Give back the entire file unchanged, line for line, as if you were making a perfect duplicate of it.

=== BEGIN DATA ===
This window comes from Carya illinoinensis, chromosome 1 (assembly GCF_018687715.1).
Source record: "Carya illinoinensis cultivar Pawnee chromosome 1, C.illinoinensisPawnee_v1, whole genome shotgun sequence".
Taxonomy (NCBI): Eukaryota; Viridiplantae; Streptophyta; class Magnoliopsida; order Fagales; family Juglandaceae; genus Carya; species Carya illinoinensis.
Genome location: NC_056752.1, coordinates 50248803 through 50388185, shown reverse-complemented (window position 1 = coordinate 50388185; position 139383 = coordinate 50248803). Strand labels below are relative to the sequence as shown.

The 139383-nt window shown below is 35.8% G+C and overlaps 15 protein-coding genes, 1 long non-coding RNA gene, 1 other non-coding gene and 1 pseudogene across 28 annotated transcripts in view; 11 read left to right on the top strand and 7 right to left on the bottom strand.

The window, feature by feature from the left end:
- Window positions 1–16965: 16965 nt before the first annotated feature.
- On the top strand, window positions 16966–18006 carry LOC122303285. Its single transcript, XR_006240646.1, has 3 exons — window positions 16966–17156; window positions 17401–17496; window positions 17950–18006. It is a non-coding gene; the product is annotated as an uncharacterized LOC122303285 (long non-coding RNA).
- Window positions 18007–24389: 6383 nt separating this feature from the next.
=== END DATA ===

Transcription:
This window comes from Carya illinoinensis, chromosome 1 (assembly GCF_018687715.1).
Source record: "Carya illinoinensis cultivar Pawnee chromosome 1, C.illinoinensisPawnee_v1, whole genome shotgun sequence".
Taxonomy (NCBI): Eukaryota; Viridiplantae; Streptophyta; class Magnoliopsida; order Fagales; family Juglandaceae; genus Carya; species Carya illinoinensis.
Genome location: NC_056752.1, coordinates 50248803 through 50388185, shown reverse-complemented (window position 1 = coordinate 50388185; position 139383 = coordinate 50248803). Strand labels below are relative to the sequence as shown.

The 139383-nt window shown below is 35.8% G+C and overlaps 15 protein-coding genes, 1 long non-coding RNA gene, 1 other non-coding gene and 1 pseudogene across 28 annotated transcripts in view; 11 read left to right on the top strand and 7 right to left on the bottom strand.

The window, feature by feature from the left end:
- Window positions 1–16965: 16965 nt before the first annotated feature.
- On the top strand, window positions 16966–18006 carry LOC122303285. Its single transcript, XR_006240646.1, has 3 exons — window positions 16966–17156; window positions 17401–17496; window positions 17950–18006. It is a non-coding gene; the product is annotated as an uncharacterized LOC122303285 (long non-coding RNA).
- Window positions 18007–24389: 6383 nt separating this feature from the next.